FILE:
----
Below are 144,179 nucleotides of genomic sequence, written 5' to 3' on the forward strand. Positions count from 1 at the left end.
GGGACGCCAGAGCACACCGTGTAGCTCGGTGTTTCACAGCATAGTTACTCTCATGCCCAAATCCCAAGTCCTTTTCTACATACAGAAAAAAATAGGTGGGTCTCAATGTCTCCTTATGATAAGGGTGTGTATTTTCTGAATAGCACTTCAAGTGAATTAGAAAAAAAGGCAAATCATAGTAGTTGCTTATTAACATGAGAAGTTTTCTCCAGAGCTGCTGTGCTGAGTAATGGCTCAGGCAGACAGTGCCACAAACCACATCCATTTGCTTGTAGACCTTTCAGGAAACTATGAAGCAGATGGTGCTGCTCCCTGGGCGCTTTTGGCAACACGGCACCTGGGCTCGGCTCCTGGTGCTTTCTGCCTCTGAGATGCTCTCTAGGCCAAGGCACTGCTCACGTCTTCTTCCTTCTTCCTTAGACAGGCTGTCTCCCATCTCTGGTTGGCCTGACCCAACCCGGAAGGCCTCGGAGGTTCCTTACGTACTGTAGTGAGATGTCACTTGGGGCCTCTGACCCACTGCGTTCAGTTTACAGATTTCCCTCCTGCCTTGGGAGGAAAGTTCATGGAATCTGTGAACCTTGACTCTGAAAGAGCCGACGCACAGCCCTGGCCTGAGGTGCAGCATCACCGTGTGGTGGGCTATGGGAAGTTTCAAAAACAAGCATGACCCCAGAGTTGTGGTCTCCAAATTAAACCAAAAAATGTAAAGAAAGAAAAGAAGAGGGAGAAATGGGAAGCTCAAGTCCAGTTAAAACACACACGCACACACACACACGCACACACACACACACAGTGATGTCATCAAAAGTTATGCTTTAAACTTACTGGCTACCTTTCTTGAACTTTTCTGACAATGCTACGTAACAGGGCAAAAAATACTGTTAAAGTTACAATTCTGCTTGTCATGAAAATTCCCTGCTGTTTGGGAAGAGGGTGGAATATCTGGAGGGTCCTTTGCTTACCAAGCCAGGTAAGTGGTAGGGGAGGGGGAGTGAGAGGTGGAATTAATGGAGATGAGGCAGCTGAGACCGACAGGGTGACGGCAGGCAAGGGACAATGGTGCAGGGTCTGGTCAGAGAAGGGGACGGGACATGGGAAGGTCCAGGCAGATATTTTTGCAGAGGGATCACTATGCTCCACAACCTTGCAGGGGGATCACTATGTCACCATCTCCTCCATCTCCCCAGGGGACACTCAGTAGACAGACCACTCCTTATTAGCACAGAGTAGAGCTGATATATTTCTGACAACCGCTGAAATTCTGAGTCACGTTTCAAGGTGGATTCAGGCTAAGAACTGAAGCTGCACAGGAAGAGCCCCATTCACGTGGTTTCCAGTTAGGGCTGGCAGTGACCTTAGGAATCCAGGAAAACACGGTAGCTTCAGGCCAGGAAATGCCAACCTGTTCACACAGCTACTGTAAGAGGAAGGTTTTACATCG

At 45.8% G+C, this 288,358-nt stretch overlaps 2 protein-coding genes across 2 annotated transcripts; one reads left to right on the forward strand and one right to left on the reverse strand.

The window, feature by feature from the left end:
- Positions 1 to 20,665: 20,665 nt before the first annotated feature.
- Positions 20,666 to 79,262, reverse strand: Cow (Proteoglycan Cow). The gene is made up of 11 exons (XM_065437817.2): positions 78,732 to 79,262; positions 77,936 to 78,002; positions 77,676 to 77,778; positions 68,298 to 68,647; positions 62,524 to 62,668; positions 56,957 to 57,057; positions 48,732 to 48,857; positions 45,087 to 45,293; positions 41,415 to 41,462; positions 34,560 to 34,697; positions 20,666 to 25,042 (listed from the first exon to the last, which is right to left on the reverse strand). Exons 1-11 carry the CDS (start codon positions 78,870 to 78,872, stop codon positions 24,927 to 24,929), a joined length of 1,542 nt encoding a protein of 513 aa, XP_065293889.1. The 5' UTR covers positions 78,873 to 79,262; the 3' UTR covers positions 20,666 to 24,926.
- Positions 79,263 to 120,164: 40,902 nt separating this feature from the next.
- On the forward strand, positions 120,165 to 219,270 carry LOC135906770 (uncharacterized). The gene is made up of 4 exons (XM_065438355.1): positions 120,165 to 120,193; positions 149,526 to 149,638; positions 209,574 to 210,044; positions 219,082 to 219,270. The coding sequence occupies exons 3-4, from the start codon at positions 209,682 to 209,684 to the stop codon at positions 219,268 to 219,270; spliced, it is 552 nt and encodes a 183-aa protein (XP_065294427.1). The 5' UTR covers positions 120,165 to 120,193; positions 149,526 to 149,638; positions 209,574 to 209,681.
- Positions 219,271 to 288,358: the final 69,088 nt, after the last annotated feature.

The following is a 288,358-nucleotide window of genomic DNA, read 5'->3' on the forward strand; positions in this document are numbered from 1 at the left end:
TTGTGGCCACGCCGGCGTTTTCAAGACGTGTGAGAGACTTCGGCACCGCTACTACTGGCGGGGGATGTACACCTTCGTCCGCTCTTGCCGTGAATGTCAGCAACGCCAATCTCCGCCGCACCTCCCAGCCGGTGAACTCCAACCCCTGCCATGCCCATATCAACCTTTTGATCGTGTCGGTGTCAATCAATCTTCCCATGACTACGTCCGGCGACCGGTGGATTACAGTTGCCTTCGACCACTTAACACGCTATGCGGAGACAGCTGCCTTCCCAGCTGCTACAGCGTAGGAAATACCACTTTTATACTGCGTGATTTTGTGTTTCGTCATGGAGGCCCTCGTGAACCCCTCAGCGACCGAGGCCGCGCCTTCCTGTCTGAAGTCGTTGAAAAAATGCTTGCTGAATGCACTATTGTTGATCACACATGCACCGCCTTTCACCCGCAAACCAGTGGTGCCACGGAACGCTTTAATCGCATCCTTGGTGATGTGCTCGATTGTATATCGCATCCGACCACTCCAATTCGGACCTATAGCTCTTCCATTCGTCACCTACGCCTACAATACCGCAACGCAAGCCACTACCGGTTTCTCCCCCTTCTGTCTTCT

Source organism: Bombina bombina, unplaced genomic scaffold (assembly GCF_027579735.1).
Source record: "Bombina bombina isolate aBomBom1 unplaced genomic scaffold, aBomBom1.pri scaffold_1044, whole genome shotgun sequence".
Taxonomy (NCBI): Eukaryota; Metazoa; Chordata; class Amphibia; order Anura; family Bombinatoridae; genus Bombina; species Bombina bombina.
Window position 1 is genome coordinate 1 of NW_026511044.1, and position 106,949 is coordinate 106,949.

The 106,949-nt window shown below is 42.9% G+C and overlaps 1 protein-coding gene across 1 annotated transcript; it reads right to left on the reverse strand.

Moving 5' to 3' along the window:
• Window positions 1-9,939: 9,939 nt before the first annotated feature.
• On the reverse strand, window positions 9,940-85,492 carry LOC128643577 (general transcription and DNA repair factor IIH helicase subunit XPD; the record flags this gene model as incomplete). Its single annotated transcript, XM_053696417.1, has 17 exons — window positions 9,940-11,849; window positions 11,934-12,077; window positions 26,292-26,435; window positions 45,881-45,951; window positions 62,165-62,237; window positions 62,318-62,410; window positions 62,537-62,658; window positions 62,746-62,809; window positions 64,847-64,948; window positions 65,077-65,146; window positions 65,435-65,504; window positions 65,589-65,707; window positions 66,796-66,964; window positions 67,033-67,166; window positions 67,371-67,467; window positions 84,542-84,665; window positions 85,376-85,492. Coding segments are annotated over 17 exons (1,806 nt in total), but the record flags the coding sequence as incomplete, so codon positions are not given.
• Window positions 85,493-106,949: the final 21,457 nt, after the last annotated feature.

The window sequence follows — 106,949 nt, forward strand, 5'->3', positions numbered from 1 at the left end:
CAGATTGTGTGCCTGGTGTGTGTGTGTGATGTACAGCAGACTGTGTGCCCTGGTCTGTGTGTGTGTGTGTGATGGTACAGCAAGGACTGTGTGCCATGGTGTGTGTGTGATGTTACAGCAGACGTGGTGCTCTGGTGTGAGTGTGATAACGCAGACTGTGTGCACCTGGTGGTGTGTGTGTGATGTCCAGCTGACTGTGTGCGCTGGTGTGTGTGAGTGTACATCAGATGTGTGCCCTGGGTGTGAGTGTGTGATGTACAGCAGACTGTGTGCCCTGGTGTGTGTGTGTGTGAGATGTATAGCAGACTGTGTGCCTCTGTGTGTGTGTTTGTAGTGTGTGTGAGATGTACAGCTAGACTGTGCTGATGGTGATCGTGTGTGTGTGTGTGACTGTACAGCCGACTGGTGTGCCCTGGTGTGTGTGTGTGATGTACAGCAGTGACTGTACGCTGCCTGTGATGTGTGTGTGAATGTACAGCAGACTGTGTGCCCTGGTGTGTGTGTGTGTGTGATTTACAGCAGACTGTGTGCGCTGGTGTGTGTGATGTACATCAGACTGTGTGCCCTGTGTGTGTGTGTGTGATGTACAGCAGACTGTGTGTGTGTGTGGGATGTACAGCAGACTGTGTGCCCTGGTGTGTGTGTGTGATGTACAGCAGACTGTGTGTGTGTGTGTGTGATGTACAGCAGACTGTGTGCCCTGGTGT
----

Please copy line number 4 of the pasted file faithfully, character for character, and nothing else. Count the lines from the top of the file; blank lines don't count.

The window, feature by feature from the left end: